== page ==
Government Confirms It Will Exempt Some Researchers From Controversial 'Anti-Lobby' Clause

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The Cabinet Office has confirmed that it intends to exempt university research grants from its controversial anti-lobby clause.

The news comes after months of opposition to the clause, which critics argue threatens to stifle scientific criticism and informed debate about the consequences of government policies, and could impact on key policy areas including climate change.

Answering questions in the House of Lords on 19 April, Cabinet Office minister Lord Bridges of Headley said: “It is not the Department [for Business, Innovation and Skills] nor the government’s intention for research councils, the higher education funding council, or the national academies, to be covered by this clause.”

He continued: “Ministers in BIS are continuing to engage with the academic and research community and they will outline more detail by the 1st of May, when this clause takes effect.”
 

Under this new clause – inspired by the free market think tank the Institute of Economic Affairs – those who receive public grants cannot use that funding to “influence or attempt to influence Parliament, government or political parties” or to attempt to “influence legislative or regulatory action.”

Mounting Opposition

However, for over two months the academic and scientific community has been calling for an exemption from this clause, including via a petition which has now garnered more than 19,000 signatures.

As Earl of Clancarty, Nicholas Power Richard le Poer Trench, put it in his question to Lord Bridges: “Does the minister not believe that it is a healthy, open society which not just allows but actively encourages the use of public moneys given out as grants, to question the status quo, to challenge the government over policy when felt necessary, and indeed make constructive recommendations to new policy?”

He continued: “This is an essential aspect of the national public debate. This clause threatens that [and] will damage democracy.”

Lord Dick Taverne added: “Shouldn’t the government recognise that this anti-lobbying clause is going to have a serious impact on research, since most people do research in order to influence policy and have policy more evidenced based?”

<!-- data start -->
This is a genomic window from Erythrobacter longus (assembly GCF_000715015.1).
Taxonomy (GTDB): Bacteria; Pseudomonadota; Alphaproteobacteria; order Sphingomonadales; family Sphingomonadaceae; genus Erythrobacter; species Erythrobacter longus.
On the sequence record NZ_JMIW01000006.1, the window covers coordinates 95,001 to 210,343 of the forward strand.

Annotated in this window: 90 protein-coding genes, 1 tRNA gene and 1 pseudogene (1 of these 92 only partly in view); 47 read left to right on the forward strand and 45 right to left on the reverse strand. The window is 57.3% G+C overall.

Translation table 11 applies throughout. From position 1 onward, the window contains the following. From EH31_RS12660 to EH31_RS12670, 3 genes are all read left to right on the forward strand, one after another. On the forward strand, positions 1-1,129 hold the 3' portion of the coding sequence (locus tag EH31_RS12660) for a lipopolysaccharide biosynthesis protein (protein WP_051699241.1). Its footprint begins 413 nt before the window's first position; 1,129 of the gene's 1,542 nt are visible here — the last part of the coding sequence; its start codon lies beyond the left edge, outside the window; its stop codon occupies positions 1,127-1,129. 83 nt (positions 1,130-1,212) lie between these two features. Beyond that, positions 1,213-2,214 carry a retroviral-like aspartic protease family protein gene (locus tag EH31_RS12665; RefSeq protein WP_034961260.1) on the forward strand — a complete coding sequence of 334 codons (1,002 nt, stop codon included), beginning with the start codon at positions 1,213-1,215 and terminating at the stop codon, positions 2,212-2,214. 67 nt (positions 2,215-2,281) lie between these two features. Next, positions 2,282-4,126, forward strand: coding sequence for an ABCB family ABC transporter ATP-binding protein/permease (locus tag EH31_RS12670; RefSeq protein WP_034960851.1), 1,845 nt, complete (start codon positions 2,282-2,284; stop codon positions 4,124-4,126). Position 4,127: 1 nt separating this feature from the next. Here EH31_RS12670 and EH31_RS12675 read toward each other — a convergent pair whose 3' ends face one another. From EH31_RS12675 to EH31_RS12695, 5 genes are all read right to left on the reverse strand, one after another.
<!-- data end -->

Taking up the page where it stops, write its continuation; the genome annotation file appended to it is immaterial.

“And isn’t it odd,” Lord Taverne noted, “that this in fact does not apply in any way… [to] commercial lobbying?”

Freedom of Expression


While the government’s confirmation that it intends to exempt some researchers from the clause will surely come as good news, some argue it should not stop there.

Responding to the news, Bob Ward, policy and communications director at the London School of Economics’ Grantham Research Institute on Climate Change and the Environment, said: “I do not believe that the Government meant for the ‘anti-lobbying’ clause to apply to grants for researchers in universities and research institutes, and I am glad that the Cabinet Office has today indicated that it will do the right thing.

“I hope that the exemption will apply not just to grants from the higher education funding councils and research councils, but also to grants from Government Departments for research. Without the exemption, the clause would forbid researchers from using Government grants to attempt to influence policy-making.”

And as Lord Deben, head of the Committee on Climate Change, warned Lord Bridges: “Isn’t it important that we err on the side of freedom?

“And isn’t it true that almost universally what the government intends to do is seen to be a bar to the freedom of expression? And shouldn’t the government think again before it is getting the reputation of being a bit lily-livered about opposition?” 

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Kyla is a freelance writer and editor with work appearing in the New York Times, National Geographic, HuffPost, Mother Jones, and Outside. She is also a member of the Society for Environmental Journalists.

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